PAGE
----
Governance, Order, and the International Criminal Court: Between Realpolitik and a Cosmopolitan Court by Steven C. RoachGovernance, Order, and the International Criminal Court: Between Realpolitik and a Cosmopolitan Court by Steven C. Roach

Governance, Order, and the International Criminal Court: Between Realpolitik and a Cosmopolitan…

EditorSteven C. Roach

Hardcover | July 6, 2009

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How has the International Criminal Court (ICC) been able to evolve into a fairly effective, albeit relatively untested multi-level model of global governance? This volume explores this question and the novel predicament it represents for understanding the challenges of extending globalgovernance and promoting global justice. It focuses on the novel dynamics and design of the ICC and the role played by realpolitik factors such as the UN Security veto and intra-state competition in shaping and testing the cosmopolitan dimensions of the Court. To study these focal points and tounderstand the political challenges shaping the policies of the ICC, the book adopts a synergistic model based on four levels of responsibility, ranging from the state's negative responsibility not to harm its own citizens to the positive, open-ended global responsibility of the ICC Prosecutor. Themodel offers the basis of the book's cutting-edge, innovative approach, a "cosmopolitan political realism" , which encompasses and interweaves four International Relations theoretical perspectives: rationalism, constructivism, communicative action theory, and cosmopolitanism. Guiding this model isthe metaphor of the switch levers of train tracks, in which the Prosecutor and Judges serve as the agents switching (and criss-crossing) the tracks of realpolitik and cosmopolitanism. With this visual aid, the volume shows just how the ICC has become one of the most intriguing points of intersectionbetween law, politics, and ethics.
Dr. Steven Roach is Assistant Professor in the Department of Government and International Affairs at the University of South Florida. His research interests focus on the intersection of international law and politics, critical theory, and global governance. He is the author of Critical Theory of International Politics (forthcoming 200...
Title:Governance, Order, and the International Criminal Court: Between Realpolitik and a Cosmopolitan…Format:HardcoverDimensions:264 pagesPublished:July 6, 2009Publisher:Oxford University PressLanguage:English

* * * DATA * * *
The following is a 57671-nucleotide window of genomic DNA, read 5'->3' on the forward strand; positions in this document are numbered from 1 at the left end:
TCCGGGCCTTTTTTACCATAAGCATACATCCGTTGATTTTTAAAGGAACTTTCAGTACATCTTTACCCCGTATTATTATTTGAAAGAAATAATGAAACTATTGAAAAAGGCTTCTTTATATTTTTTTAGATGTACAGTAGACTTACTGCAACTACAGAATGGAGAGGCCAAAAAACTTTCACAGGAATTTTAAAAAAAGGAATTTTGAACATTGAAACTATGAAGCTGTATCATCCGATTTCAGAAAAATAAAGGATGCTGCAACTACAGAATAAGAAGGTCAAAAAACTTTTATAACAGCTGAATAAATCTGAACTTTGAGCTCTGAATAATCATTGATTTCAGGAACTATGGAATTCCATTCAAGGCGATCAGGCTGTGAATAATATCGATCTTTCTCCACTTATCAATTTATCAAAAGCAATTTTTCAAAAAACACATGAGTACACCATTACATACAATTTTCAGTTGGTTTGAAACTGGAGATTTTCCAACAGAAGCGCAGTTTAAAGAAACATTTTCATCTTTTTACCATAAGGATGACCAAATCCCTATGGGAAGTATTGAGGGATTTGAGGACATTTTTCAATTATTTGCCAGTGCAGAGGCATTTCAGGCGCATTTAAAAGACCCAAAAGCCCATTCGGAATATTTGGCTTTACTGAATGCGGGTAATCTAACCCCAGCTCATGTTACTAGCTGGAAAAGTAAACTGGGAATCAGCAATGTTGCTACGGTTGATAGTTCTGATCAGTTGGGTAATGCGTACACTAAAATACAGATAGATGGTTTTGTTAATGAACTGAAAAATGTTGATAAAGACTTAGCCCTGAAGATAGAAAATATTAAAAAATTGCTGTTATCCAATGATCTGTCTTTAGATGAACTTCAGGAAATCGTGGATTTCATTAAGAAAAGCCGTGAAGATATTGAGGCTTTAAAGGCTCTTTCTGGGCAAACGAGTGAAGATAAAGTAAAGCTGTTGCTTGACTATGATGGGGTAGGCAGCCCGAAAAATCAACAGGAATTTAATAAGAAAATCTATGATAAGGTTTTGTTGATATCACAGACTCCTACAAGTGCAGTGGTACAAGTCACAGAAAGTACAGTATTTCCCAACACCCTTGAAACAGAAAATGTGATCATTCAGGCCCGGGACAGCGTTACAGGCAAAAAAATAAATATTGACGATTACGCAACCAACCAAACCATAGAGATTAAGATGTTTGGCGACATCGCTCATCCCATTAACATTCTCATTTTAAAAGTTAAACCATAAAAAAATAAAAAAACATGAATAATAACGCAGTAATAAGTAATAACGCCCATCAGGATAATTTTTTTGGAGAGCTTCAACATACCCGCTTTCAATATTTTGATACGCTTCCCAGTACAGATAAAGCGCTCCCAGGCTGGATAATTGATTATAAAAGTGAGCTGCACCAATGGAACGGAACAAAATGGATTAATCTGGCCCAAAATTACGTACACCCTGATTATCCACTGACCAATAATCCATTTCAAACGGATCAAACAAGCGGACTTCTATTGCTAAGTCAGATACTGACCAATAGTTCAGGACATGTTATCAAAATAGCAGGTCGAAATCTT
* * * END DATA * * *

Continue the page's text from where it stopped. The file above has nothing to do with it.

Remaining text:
The following ISBNs are associated with this title:

ISBN - 10:0199546738

ISBN - 13:9780199546732

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Table of Contents

Part I. Realpolitik and Rationalism1. Charles A. Smith and Heather M. Smith: Embedded Realpolitik? Re-evaluating United States' Opposition to the International Criminal Court2. Eric K. Leonard and Steven C. Roach: From Realism to Legalization: A Rationalist Assessment of the International Criminal Court and its Role in the Democratic Republic of CongoPart II: Constructivism, Legitimacy, and Collective Accountability3. Caroline Fehl: Explaining the International Criminal Court: A Practice Test for Rationalist and Constructivist Approaches4. Michael J. Struett: The Politics of Discursive Legitimacy: Understanding the Implications of Prosecutorial Discretion at the ICC5. Jason G. Ralph: Anarchy is What Criminal Lawyers and other Actors Make of it: International Criminal Justice as an Institution of International and World societyPart III: Cosmopolitanism and Global Order6. Patrick Hayden: Political Evil, Cosmopolitan Realism, and the Normative Ambivalence of the International Criminal Court7. Antonio Franceschet: Four Cosmopolitan Projects: the International Criminal Court in Context8. Amy E. Eckert: The Cosmopolitan Test: Universal Morality and the Challenge of the Darfur Genocide9. Steven C. Roach: Justice of the Peace? Future Challenges and Prospects for a Cosmopolitan Court